British Prime Minister Liz Truss on Friday dismissed her finance minister, forcing Kwasi Kwarteng to carry the can for turmoil sparked by her right-wing economic platform as restive Conservatives plotted her own demise.
The chancellor of the exchequer was dismissed in person by Truss after he rushed back early from international meetings in Washington, and before she was due to hold her first Downing Street news conference
Former foreign secretary and former Tory leadership candidate Jeremy Hunt was appointed as Kwarteng’s replacement, making him Britain’s fourth finance minister this year.
“You have asked me to stand aside as your chancellor. I have accepted,” Kwarteng wrote in a letter to Truss, who only succeeded Boris Johnson on September 6.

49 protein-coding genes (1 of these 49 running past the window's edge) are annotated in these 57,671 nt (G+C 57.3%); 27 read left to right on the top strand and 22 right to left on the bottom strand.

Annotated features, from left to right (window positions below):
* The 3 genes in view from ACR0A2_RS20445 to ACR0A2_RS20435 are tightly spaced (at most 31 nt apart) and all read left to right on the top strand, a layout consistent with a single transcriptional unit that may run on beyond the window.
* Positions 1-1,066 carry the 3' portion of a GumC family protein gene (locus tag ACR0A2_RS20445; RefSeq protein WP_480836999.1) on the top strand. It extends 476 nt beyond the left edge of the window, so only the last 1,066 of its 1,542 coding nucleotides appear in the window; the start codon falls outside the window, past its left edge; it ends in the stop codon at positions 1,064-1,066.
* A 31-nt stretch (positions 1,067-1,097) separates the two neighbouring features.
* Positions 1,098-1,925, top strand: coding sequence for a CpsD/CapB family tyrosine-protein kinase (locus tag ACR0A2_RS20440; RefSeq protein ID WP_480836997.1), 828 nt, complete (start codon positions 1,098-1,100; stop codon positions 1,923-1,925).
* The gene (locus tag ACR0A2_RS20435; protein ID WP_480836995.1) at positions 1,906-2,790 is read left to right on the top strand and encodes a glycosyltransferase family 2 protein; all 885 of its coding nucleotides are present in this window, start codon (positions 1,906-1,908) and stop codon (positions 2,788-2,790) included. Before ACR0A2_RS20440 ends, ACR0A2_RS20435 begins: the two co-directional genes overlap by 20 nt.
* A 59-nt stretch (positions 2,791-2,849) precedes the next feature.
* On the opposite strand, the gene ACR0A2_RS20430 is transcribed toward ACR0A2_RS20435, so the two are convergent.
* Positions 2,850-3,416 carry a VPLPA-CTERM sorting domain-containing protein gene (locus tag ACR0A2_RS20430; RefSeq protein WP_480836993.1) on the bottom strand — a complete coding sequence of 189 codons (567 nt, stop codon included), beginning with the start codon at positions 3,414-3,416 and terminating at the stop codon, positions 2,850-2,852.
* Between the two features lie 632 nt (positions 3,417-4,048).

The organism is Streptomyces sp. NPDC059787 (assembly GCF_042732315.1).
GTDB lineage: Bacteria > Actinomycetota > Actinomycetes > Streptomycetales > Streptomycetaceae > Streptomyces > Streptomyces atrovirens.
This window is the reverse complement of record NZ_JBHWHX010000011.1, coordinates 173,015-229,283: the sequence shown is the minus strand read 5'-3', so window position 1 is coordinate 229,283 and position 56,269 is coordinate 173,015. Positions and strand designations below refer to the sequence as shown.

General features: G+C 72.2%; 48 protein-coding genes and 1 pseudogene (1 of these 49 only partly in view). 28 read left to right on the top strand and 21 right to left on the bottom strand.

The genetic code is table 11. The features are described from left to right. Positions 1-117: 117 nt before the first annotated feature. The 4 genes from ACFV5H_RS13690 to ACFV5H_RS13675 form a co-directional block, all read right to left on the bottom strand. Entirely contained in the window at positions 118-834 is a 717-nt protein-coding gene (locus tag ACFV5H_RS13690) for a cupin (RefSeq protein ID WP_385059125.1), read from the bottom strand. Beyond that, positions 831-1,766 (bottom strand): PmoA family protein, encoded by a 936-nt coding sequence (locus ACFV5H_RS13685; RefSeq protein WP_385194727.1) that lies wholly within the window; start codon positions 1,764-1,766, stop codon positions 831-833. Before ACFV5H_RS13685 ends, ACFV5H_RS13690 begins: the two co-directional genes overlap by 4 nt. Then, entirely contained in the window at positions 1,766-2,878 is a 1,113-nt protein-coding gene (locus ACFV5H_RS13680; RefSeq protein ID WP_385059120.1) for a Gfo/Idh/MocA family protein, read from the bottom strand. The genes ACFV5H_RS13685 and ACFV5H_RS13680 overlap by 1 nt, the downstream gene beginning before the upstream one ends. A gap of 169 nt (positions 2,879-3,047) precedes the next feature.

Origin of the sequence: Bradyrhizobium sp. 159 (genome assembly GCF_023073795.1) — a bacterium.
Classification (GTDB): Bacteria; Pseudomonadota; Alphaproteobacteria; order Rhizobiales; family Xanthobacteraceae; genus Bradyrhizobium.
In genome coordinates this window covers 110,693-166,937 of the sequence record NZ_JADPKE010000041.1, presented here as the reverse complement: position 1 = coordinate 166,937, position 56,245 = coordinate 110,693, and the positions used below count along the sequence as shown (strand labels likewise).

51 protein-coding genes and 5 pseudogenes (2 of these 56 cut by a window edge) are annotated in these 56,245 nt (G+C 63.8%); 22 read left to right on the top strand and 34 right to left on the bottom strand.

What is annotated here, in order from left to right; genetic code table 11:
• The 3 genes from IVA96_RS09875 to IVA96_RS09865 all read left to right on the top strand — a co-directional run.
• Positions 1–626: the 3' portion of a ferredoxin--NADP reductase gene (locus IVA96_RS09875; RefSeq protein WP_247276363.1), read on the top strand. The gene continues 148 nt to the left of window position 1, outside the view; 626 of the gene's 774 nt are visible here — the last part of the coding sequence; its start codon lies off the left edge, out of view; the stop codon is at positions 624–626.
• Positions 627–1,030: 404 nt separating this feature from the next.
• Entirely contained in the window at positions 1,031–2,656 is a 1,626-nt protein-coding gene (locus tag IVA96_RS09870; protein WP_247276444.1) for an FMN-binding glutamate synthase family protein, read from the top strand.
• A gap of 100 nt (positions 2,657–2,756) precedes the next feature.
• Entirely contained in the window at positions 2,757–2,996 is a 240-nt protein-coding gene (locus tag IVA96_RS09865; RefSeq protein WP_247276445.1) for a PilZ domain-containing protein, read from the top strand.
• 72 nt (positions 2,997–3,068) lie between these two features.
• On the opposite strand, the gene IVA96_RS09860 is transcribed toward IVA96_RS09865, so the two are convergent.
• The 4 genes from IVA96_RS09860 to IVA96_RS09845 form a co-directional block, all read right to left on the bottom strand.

But he insisted that their economic programme was needed because “the status quo was simply not an option”.
In reply, Truss wrote that Kwarteng had “put the national interest first”.
“I know that you will continue to support the mission that we share to deliver a low-tax, high-wage, high-growth economy that can transform the prosperity of our country for generations to come,” she said.
Financial upheaval sparked by the new government’s September 23 plan to slash taxes — financed via billions in more borrowing — has subsided somewhat since the Bank of England intervened in bond markets.